Family estrangement: Inside the heartbreaking crisis sweeping Australia

Many grandparents sadly suffer estrangement. Source: Getty. (Picture posed by model).

Losing a child or close family member is possibly the most heartbreaking thing any parent or grandparent will ever go through. But what happens when that family member has actually chosen to cut all ties with you?

Families right across Australia are suffering from estrangement, whether it’s losing touch with siblings, adult children, grandkids, or another close relative.

In fact, writing in her 2016 book Family Estrangement, social worker and Australian author Kylie Agllias said as many as one in 12 families have been impacted, with around one in 25 Australians reporting an issue between them and family members.

According to Agllias, one of the most common reasons for estrangement is family disagreement that can’t be resolved (such as battles over inheritance, divorce or choice of partner).

Other experts have cited a number of similar themes triggering a loss of contact between family members. They can range from a difficult relationship with a child’s partner, a tumultuous childhood, resentment over a past separation, differences in parenting style and – for grandparents – their own grandparenting style conflicting with the child-rearing principles of the parents.

Elisabeth Shaw, the CEO of Relationships Australia NSW, told Starts at 60 that most estrangement cases come about due to “major values or life clashes, such as a young person coming out as gay, someone leaving their religion or marriage, undertaking unacceptable behaviours in the family’s terms, such as drug choices, dropping out of uni, leaving home, etcetera.”

She added: “It can also come about due to differences in choices or preferences, such as how other generations parent, how they impose their view (such as you must comply to fit in). And it can also come about due to long standing poorly managed conflict, that escalates and ultimately leads to more significant fallout.”

Agllias has continued her research into the growing phenomenon since publishing her book, and conducted a study in 2017 that looked at the experiences of 25 adult children who initiated or maintained estrangement from their parents.

In it, she claimed many of them chose to cut contact “to provide relief and space to heal from a difficult relationship”, among other reasons. In any case, she stated that many of them missed having the support of a family unit – but the majority of them didn’t miss their own family specifically, and actually made efforts to continue the estrangement.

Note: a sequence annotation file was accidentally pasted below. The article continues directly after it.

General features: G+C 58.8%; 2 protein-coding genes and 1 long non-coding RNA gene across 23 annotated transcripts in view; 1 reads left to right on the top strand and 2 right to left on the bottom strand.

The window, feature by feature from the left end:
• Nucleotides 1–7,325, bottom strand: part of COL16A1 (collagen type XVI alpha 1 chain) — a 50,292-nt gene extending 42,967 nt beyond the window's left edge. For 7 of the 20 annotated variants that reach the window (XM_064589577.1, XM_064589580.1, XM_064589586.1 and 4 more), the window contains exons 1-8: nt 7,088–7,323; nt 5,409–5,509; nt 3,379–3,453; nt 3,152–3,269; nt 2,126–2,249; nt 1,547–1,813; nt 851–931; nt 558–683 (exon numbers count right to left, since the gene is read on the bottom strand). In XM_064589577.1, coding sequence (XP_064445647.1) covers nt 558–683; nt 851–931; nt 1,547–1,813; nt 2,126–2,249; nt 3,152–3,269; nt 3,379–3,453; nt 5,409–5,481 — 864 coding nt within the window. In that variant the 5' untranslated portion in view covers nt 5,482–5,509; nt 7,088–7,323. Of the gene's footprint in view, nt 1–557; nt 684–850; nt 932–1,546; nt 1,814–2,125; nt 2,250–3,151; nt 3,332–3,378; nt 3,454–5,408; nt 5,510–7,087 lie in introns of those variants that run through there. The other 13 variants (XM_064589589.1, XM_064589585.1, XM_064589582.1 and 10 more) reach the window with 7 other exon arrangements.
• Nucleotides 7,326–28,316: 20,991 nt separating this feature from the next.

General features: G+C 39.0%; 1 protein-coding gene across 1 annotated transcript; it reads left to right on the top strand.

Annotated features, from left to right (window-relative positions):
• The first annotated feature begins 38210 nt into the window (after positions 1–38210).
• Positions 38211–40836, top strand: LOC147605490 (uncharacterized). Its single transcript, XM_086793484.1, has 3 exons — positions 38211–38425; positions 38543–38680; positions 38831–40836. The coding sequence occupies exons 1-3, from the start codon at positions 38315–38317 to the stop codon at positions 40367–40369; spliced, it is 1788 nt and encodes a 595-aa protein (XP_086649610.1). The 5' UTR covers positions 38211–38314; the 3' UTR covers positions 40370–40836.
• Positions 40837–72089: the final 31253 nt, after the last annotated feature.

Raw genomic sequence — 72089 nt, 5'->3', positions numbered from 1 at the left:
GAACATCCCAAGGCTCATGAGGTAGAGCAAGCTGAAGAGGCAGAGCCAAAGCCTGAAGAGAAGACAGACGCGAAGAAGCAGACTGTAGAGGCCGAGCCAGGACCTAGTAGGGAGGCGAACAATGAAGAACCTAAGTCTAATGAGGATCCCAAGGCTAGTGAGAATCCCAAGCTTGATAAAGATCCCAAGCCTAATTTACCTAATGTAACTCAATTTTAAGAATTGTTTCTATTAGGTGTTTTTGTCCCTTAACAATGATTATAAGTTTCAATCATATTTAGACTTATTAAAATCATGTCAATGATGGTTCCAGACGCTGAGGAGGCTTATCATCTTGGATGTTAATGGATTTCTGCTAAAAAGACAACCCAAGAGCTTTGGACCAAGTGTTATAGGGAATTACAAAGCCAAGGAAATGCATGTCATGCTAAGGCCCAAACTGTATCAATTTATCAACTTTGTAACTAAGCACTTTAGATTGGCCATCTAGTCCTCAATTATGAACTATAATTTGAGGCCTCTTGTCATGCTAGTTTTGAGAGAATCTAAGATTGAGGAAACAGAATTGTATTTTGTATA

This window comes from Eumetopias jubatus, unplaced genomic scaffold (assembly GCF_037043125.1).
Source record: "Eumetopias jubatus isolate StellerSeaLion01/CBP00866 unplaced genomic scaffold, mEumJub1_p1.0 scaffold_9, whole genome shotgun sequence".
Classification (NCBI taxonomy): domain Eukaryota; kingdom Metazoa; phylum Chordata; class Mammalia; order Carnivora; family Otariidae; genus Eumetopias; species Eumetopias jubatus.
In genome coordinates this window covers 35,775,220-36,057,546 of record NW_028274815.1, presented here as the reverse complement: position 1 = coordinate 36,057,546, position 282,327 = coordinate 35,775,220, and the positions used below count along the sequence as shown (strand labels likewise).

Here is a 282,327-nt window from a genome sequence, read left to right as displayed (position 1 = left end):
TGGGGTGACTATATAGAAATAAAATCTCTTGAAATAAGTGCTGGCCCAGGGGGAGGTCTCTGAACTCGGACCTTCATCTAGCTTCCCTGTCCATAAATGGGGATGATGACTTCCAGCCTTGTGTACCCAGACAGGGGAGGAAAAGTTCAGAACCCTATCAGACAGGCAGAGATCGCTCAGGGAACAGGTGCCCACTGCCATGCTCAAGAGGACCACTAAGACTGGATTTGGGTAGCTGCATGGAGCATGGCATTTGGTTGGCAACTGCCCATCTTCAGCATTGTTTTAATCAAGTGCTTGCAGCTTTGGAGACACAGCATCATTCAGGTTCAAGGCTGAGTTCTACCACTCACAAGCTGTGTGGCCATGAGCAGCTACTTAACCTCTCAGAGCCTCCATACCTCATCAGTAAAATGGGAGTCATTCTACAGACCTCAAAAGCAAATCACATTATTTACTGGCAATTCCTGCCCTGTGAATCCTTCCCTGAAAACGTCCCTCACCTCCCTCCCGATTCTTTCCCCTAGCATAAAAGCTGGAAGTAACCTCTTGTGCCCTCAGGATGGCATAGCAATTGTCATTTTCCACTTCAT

Several Starts at 60 readers are sadly going through similar heartbreak, with one commenting: “I am estranged from my youngest son, am not permitted to see his children, he says he doesn’t know me! He draws me in now and again to hurt me again, very cruel.”

Another admitted she has barely spoken to her son since Christmas in 2010, despite constant attempts to mend the unexplained rift between them.

A very common theme among many parents and grandparents in this situation is confusion over why the child has estranged themselves in the first place. While they may insist they’ve explained their reasons to their parents, the parents themselves may not understand – and some even claim they’ve never been told.

That confusion is painfully apparent in a 2015 British study, named Hidden Voices: Family Estrangement in Adulthood, which found that 67 per cent of adult children who were estranged from their parents claimed they had “concretely” told them their reasons. However, more than 60 per cent of parents contradicted this and said they were never told why.

Read more: The parent-child divorce: Why your adult kids may estrange themselves

That’s the case for Elizabeth Vagnoni who runs internet forum and website Estranged Stories, inviting people from across the world to share their stories and seek advice on how to mend broken relationships.

She has previously spoken out about her two adult sons estranging themselves from her, and said she could never understand their reasons – even when they tried to explain them to her. As a result, she began researching estrangement extensively.

“The truth is, saying you love them and miss them is not enough” Vagnoni said, in a first-person piece for Next Avenue. “There is much more to say, but you need a conversation – you need actual interaction, not just silence.”

Starts at 60 is working on a series of stories on the widespread issue of family estrangement and we want to hear from you, our readers. Have you been, or are you going through, an issue like this yourself? Contact our editorial team at [email protected].

Are you estranged from a child or grandchild? Do you know why it happened?

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